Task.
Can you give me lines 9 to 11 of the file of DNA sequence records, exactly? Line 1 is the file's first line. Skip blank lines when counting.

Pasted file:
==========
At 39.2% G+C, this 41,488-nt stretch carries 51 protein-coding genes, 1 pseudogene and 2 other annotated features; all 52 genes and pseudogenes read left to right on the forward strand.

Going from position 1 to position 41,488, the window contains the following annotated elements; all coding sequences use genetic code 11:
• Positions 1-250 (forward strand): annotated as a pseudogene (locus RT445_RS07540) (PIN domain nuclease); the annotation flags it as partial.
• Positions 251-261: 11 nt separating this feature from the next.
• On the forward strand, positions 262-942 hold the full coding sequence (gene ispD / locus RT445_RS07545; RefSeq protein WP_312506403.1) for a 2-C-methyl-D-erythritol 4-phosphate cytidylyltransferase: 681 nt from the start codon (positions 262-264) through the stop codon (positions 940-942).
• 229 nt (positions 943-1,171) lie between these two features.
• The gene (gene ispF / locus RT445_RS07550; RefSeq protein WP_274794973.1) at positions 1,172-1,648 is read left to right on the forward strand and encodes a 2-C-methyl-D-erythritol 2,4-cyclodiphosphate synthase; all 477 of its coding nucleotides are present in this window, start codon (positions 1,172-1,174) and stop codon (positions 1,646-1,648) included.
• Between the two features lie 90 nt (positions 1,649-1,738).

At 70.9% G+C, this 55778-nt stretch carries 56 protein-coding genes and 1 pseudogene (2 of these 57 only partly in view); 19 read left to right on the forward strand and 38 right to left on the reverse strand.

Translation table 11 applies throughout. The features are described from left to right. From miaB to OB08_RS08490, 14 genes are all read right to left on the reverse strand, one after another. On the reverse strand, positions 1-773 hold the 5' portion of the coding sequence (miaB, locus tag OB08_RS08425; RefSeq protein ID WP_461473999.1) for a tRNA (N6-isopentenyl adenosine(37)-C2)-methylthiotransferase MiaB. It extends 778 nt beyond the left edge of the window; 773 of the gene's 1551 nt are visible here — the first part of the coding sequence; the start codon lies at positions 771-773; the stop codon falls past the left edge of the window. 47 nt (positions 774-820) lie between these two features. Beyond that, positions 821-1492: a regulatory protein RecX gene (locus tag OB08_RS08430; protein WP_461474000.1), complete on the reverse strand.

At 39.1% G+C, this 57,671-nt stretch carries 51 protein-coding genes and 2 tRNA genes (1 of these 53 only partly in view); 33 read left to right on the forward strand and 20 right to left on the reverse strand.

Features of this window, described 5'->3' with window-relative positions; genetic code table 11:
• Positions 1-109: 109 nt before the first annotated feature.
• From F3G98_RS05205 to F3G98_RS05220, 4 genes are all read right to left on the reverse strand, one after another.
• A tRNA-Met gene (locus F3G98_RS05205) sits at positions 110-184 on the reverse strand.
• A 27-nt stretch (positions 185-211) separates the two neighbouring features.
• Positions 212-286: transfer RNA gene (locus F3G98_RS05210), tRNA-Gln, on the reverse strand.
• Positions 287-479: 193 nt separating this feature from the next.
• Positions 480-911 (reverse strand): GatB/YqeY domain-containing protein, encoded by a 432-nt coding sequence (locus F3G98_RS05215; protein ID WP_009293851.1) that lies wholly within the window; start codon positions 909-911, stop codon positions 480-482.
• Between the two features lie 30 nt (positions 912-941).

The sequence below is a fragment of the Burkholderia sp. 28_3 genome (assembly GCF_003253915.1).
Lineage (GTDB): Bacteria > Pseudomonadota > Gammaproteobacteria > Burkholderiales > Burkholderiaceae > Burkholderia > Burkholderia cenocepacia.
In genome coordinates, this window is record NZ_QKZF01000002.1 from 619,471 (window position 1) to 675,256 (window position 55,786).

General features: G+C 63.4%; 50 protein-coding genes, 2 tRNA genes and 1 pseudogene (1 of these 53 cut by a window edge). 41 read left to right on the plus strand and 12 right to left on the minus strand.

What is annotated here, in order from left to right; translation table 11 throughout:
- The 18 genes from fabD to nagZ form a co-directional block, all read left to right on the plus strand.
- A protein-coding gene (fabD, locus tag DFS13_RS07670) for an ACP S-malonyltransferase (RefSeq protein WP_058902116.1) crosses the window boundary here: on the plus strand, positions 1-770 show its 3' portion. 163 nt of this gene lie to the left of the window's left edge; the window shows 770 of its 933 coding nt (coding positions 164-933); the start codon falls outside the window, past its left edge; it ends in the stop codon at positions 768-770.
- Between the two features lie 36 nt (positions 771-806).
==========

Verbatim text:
At 70.9% G+C, this 55778-nt stretch carries 56 protein-coding genes and 1 pseudogene (2 of these 57 only partly in view); 19 read left to right on the forward strand and 38 right to left on the reverse strand.

Translation table 11 applies throughout. The features are described from left to right. From miaB to OB08_RS08490, 14 genes are all read right to left on the reverse strand, one after another. On the reverse strand, positions 1-773 hold the 5' portion of the coding sequence (miaB, locus tag OB08_RS08425; RefSeq protein ID WP_461473999.1) for a tRNA (N6-isopentenyl adenosine(37)-C2)-methylthiotransferase MiaB. It extends 778 nt beyond the left edge of the window; 773 of the gene's 1551 nt are visible here — the first part of the coding sequence; the start codon lies at positions 771-773; the stop codon falls past the left edge of the window. 47 nt (positions 774-820) lie between these two features. Beyond that, positions 821-1492: a regulatory protein RecX gene (locus tag OB08_RS08430; protein WP_461474000.1), complete on the reverse strand.

At 39.1% G+C, this 57,671-nt stretch carries 51 protein-coding genes and 2 tRNA genes (1 of these 53 only partly in view); 33 read left to right on the forward strand and 20 right to left on the reverse strand.